I have never seen the wrong card read during a telecast of the Oscars. People have occasionally suspected some winners won because the person read the wrong name off the card but nothing has ever been proven. The beauty of the moment wasn’t that you had that rush of excitement when Moonlight’s name was called. That moment belonged to La La Land, which by then had collected six Oscars. Why did Faye Dunaway read La La Land? Who knows. Why didn’t Warren Beatty say “this is the wrong card?” Who knows. What I thought was moving about it was how supportive the Moonlight and La La Land teams were to each other. They’ve been on the same track since Telluride and have been at nearly every show together and have grown close as friends. That was evident when the cock-up happened and that, I thought, was one of the most moving things I’ve ever seen at the Oscars. And was, I thought, a great way to cap off a night that played, at least from this person who attended, as a night of unity and love.
Moonlight’s win does reflect the the thing we’ve discussed for a while now; namely, that on a preferential ballot, a movie that is almost impossible to dislike has a better chance than a film that divides audiences. A movie like La La Land, or The Revenant has no problem winning on a plurality ballot: you just count the most votes and that’s that. But a preferential is strange. You have to be not just a number 1 but you have to rank high on ballots where you didn’t land the number one spot. When I did a poll and when Rob did his we discovered that Moonlight collected votes from a lot of the down ballot films. In other words, Hidden Figures, Fences, Hell or High Water, Hacksaw Ridge – those redistributed votes tended to go to Moonlight over La La Land. That put Moonlight well ahead on all of the polls that were taken – and it wasn’t even close.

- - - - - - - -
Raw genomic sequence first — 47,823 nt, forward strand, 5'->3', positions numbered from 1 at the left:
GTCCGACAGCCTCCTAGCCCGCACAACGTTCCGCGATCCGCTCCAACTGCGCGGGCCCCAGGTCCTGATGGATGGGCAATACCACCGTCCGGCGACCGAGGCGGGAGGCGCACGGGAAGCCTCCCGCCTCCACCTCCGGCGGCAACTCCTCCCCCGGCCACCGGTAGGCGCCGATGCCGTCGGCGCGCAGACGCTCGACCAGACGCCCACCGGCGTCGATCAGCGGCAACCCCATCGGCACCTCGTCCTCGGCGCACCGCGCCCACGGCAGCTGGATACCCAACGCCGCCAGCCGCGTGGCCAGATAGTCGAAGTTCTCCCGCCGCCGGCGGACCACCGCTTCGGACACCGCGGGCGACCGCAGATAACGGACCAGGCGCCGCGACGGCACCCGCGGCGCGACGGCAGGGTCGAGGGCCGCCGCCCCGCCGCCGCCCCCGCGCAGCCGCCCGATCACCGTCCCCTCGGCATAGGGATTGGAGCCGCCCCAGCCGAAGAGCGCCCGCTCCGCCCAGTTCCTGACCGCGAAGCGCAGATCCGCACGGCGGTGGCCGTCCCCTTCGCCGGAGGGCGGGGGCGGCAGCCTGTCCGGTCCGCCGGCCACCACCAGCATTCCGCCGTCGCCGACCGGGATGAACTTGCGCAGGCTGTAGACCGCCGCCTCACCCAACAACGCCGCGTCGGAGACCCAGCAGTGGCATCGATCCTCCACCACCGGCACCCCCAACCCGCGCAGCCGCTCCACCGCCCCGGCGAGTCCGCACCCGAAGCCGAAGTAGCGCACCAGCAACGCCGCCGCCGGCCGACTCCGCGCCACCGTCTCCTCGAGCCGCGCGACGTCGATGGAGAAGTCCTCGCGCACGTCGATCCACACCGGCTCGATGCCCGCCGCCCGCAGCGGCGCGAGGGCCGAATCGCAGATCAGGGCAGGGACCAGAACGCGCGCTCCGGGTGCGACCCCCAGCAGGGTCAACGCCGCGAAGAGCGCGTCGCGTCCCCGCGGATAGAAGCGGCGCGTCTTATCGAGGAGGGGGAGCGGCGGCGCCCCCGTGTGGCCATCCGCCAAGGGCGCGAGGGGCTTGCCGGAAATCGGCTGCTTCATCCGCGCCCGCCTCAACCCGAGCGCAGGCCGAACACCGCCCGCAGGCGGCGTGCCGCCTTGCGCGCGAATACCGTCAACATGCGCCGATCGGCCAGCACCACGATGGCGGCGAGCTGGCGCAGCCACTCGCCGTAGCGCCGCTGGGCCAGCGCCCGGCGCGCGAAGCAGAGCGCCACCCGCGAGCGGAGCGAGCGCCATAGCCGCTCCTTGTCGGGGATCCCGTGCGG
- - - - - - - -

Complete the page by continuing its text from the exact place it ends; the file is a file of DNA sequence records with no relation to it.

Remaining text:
But even still, it seemed like the longest shot for Moonlight to win. It hadn’t won the PGA, the DGA, the SAG or even the BAFTA. But word of mouth and momentum drove it forward. People probably didn’t watch it until it started picking up word of mouth. Once they watched it, most loved it. Most were rooting for it but if you noticed, particularly men. And men make up the majority in the Academy, and the actors rule. So no SAG ensemble means for actors it didn’t rise to the top of the pile.
That’s the wonky part of it. Ultimately this was a great year for films – they were all really good. Pure poetry and beauty. I was disappointed that Denzel Washington didn’t win – I mean, come on people – but Casey Affleck was great too. The Academy made an effort to really spread it around this year.
I know many who watched the show are still in shock. I will write something much longer tomorrow to close out the season but wow, right? Wow.